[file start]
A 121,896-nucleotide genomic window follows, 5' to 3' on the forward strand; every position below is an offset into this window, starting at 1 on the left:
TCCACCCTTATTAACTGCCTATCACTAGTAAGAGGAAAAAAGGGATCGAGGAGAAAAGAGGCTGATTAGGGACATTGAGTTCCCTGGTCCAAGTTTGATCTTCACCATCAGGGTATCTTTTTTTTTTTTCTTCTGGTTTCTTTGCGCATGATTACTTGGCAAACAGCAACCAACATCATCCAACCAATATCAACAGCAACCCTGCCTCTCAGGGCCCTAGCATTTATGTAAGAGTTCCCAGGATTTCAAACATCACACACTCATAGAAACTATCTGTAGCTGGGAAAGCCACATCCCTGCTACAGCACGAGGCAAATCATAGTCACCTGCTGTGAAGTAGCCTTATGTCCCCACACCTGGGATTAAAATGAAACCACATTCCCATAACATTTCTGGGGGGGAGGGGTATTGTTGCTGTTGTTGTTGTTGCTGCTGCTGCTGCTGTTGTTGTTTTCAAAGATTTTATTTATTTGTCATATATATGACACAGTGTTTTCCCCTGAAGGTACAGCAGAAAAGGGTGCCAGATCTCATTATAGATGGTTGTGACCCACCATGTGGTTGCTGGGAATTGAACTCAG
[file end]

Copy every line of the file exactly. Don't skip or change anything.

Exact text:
A 121,896-nucleotide genomic window follows, 5' to 3' on the forward strand; every position below is an offset into this window, starting at 1 on the left:
TCCACCCTTATTAACTGCCTATCACTAGTAAGAGGAAAAAAGGGATCGAGGAGAAAAGAGGCTGATTAGGGACATTGAGTTCCCTGGTCCAAGTTTGATCTTCACCATCAGGGTATCTTTTTTTTTTTTCTTCTGGTTTCTTTGCGCATGATTACTTGGCAAACAGCAACCAACATCATCCAACCAATATCAACAGCAACCCTGCCTCTCAGGGCCCTAGCATTTATGTAAGAGTTCCCAGGATTTCAAACATCACACACTCATAGAAACTATCTGTAGCTGGGAAAGCCACATCCCTGCTACAGCACGAGGCAAATCATAGTCACCTGCTGTGAAGTAGCCTTATGTCCCCACACCTGGGATTAAAATGAAACCACATTCCCATAACATTTCTGGGGGGGAGGGGTATTGTTGCTGTTGTTGTTGTTGCTGCTGCTGCTGCTGTTGTTGTTTTCAAAGATTTTATTTATTTGTCATATATATGACACAGTGTTTTCCCCTGAAGGTACAGCAGAAAAGGGTGCCAGATCTCATTATAGATGGTTGTGACCCACCATGTGGTTGCTGGGAATTGAACTCAG